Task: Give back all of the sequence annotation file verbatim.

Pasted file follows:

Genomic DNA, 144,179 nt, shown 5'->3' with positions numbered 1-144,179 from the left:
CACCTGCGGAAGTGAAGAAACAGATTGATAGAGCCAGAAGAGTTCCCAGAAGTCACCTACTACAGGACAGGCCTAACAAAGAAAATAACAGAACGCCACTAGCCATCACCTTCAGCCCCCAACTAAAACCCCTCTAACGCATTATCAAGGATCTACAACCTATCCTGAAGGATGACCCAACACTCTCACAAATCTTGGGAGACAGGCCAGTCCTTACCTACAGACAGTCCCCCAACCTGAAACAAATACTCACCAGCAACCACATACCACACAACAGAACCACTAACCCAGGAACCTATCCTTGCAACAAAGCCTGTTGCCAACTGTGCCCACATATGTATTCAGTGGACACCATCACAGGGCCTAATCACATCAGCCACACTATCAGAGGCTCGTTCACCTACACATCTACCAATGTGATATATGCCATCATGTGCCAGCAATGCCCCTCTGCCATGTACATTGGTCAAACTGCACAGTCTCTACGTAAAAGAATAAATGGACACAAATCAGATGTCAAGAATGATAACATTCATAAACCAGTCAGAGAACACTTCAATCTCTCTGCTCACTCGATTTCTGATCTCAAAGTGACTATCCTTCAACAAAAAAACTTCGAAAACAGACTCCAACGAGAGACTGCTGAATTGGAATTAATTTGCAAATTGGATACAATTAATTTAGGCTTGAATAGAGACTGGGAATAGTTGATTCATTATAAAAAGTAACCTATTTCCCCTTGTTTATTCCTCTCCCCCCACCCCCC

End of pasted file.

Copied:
Genomic DNA, 144,179 nt, shown 5'->3' with positions numbered 1-144,179 from the left:
CACCTGCGGAAGTGAAGAAACAGATTGATAGAGCCAGAAGAGTTCCCAGAAGTCACCTACTACAGGACAGGCCTAACAAAGAAAATAACAGAACGCCACTAGCCATCACCTTCAGCCCCCAACTAAAACCCCTCTAACGCATTATCAAGGATCTACAACCTATCCTGAAGGATGACCCAACACTCTCACAAATCTTGGGAGACAGGCCAGTCCTTACCTACAGACAGTCCCCCAACCTGAAACAAATACTCACCAGCAACCACATACCACACAACAGAACCACTAACCCAGGAACCTATCCTTGCAACAAAGCCTGTTGCCAACTGTGCCCACATATGTATTCAGTGGACACCATCACAGGGCCTAATCACATCAGCCACACTATCAGAGGCTCGTTCACCTACACATCTACCAATGTGATATATGCCATCATGTGCCAGCAATGCCCCTCTGCCATGTACATTGGTCAAACTGCACAGTCTCTACGTAAAAGAATAAATGGACACAAATCAGATGTCAAGAATGATAACATTCATAAACCAGTCAGAGAACACTTCAATCTCTCTGCTCACTCGATTTCTGATCTCAAAGTGACTATCCTTCAACAAAAAAACTTCGAAAACAGACTCCAACGAGAGACTGCTGAATTGGAATTAATTTGCAAATTGGATACAATTAATTTAGGCTTGAATAGAGACTGGGAATAGTTGATTCATTATAAAAAGTAACCTATTTCCCCTTGTTTATTCCTCTCCCCCCACCCCCC